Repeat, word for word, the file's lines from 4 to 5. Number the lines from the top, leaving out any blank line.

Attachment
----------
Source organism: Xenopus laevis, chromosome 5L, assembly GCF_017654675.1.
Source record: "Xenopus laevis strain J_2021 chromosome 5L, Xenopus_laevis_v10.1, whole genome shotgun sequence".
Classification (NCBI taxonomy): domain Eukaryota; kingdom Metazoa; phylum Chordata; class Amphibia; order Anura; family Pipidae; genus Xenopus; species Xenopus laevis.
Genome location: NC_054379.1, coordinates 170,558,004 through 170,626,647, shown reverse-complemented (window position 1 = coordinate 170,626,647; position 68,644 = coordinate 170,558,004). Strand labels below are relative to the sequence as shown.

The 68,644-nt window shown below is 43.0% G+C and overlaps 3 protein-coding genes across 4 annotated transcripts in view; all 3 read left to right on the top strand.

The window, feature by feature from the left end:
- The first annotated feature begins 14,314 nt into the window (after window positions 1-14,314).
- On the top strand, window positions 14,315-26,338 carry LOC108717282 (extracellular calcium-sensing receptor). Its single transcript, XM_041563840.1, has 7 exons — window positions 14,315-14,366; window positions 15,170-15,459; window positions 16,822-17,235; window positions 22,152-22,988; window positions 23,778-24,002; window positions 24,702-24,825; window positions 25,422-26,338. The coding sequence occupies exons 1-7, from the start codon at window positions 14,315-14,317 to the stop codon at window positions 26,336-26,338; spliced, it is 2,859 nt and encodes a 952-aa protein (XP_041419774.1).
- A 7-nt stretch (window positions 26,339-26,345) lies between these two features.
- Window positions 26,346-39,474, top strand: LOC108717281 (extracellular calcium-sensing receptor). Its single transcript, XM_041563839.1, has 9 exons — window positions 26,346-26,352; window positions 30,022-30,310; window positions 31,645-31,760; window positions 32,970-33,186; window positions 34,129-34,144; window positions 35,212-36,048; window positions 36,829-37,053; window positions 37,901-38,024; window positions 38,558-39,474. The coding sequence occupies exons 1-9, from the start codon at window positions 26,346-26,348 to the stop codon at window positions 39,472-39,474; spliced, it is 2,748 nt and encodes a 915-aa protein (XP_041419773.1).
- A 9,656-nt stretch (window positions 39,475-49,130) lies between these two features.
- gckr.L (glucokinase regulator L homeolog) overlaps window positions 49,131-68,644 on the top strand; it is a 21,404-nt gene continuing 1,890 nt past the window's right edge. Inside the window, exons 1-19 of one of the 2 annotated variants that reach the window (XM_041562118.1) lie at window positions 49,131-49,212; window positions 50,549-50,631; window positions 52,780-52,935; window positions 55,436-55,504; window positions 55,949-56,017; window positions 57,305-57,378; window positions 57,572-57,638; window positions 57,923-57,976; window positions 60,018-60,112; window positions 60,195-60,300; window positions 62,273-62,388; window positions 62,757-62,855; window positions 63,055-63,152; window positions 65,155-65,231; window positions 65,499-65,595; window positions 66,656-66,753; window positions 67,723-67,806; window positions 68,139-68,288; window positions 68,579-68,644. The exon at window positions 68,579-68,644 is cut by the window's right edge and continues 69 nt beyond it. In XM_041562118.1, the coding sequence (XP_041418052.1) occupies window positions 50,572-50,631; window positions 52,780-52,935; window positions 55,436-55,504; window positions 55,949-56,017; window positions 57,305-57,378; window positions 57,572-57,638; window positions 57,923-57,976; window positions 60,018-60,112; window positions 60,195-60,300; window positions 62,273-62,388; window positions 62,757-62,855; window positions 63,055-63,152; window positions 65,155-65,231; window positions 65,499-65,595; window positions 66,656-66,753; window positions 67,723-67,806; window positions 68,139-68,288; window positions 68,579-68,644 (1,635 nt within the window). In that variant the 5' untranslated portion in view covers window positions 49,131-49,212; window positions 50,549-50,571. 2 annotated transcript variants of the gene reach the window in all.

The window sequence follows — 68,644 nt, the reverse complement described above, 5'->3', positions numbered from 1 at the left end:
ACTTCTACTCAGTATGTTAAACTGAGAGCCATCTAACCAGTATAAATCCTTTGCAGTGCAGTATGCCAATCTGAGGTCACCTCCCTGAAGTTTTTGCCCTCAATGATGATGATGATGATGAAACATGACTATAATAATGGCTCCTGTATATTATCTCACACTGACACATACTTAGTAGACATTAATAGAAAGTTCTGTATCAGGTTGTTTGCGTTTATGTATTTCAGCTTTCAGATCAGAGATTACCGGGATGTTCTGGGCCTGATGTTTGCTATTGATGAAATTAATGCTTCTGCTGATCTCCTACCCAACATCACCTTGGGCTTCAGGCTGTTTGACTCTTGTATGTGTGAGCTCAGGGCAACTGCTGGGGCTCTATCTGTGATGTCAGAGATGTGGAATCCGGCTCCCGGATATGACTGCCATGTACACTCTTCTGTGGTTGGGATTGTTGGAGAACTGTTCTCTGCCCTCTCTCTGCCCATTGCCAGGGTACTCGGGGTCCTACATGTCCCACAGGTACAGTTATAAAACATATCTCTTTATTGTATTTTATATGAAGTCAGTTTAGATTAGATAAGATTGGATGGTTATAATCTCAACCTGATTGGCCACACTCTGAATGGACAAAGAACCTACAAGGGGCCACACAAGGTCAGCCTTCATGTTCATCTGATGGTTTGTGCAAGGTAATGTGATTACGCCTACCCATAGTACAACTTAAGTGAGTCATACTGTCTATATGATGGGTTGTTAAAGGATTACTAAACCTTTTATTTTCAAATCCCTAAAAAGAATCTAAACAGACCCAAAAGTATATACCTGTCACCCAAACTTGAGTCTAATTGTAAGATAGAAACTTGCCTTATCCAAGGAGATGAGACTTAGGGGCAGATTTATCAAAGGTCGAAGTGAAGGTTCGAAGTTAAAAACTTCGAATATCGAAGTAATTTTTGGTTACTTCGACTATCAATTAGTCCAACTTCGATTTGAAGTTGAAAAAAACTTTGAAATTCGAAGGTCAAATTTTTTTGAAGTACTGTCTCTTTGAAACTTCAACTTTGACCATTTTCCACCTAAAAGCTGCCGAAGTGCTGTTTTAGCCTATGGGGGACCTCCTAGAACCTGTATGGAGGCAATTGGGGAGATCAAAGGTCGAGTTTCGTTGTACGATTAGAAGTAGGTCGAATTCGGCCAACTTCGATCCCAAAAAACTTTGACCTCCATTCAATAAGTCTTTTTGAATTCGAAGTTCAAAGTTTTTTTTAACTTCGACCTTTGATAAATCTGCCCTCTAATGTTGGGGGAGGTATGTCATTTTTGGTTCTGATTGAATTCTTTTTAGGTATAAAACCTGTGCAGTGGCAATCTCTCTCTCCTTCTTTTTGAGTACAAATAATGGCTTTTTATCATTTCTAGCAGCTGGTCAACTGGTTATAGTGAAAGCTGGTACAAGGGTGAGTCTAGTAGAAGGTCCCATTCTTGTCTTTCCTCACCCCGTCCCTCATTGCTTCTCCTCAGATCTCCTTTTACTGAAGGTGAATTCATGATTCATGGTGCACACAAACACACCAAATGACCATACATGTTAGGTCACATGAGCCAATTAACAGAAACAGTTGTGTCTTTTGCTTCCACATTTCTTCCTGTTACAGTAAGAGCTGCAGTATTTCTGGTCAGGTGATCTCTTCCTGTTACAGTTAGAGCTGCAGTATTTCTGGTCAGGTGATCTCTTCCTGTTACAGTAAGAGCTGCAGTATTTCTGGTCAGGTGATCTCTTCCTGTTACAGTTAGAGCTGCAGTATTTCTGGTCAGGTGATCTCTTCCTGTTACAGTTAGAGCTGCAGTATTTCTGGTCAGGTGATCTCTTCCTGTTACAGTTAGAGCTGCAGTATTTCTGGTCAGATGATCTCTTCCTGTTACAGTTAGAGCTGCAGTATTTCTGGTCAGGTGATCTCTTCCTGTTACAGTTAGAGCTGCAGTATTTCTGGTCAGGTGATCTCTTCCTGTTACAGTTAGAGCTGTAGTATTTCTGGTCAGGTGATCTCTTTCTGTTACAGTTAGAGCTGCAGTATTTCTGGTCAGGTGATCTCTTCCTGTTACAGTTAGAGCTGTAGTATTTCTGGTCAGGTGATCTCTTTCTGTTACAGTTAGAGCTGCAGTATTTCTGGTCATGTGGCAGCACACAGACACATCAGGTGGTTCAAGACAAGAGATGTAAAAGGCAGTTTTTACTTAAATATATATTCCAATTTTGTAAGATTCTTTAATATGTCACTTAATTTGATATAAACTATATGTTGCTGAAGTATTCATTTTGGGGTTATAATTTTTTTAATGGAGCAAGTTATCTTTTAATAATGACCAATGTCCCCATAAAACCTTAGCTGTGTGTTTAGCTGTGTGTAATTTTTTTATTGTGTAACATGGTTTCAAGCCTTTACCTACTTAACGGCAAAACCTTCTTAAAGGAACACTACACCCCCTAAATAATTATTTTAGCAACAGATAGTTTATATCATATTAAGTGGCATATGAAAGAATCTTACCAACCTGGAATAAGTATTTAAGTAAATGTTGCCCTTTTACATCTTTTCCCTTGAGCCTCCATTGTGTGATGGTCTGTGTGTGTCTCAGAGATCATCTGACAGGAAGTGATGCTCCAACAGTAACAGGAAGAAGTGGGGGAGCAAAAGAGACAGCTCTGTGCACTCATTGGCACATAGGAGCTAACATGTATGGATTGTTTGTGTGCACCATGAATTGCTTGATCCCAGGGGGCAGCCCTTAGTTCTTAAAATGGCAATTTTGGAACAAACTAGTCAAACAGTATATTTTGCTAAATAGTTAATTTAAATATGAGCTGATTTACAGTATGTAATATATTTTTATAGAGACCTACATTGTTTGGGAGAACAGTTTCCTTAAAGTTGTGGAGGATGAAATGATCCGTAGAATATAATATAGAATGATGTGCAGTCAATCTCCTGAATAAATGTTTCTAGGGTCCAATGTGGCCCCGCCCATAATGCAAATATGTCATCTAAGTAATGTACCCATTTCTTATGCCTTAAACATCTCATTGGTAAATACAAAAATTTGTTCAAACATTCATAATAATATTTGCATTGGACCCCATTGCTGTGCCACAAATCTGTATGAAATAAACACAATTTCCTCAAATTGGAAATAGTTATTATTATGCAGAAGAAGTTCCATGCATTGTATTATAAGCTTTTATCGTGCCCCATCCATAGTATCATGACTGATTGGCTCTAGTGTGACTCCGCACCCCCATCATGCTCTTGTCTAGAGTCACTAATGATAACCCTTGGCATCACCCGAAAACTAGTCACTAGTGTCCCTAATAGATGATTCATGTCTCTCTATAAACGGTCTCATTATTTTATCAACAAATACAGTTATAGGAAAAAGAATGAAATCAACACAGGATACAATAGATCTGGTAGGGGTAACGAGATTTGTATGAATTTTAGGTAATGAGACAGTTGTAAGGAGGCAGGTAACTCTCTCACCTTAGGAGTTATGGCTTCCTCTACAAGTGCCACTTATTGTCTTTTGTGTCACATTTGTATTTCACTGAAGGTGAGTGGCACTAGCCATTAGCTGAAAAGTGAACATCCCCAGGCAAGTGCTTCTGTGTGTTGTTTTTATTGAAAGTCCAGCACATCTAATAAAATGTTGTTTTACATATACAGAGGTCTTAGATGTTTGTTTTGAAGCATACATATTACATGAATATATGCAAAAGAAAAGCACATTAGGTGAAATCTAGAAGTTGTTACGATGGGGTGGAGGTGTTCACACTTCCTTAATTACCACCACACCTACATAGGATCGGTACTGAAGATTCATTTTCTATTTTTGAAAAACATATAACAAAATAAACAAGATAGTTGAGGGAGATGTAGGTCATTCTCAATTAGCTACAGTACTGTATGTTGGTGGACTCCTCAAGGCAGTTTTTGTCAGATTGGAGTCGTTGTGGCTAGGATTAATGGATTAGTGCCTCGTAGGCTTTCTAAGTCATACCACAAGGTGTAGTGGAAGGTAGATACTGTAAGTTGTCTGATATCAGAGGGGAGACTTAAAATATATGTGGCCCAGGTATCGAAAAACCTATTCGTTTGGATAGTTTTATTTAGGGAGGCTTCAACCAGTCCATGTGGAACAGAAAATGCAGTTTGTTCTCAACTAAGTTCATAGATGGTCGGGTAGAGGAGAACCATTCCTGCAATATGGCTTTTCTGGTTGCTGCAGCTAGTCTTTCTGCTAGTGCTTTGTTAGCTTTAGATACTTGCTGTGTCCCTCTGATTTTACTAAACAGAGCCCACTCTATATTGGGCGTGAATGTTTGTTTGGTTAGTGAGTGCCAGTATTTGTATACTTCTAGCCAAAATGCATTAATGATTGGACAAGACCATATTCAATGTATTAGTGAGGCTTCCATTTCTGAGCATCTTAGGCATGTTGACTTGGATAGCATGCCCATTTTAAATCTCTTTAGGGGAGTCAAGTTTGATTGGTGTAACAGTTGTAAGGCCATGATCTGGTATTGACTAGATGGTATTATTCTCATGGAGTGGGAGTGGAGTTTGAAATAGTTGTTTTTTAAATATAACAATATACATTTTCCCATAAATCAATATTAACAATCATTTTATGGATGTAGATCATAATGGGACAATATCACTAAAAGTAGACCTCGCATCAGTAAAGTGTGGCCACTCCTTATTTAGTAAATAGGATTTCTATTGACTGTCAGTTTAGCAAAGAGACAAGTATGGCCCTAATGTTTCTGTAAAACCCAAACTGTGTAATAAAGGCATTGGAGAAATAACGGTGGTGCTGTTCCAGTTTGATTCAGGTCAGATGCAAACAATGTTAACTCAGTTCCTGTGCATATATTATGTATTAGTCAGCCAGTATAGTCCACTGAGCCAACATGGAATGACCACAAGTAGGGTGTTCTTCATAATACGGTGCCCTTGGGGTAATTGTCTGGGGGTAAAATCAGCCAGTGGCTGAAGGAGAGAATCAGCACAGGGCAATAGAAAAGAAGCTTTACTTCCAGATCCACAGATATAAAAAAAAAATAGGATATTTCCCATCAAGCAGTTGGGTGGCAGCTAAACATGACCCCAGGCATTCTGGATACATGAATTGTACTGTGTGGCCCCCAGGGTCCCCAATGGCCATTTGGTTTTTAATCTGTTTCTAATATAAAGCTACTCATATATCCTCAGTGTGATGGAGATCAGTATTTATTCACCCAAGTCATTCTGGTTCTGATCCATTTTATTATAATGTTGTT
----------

Genome location: NC_054379.1, coordinates 170,558,004 through 170,626,647, shown reverse-complemented (window position 1 = coordinate 170,626,647; position 68,644 = coordinate 170,558,004). Strand labels below are relative to the sequence as shown.

The 68,644-nt window shown below is 43.0% G+C and overlaps 3 protein-coding genes across 4 annotated transcripts in view; all 3 read left to right on the top strand.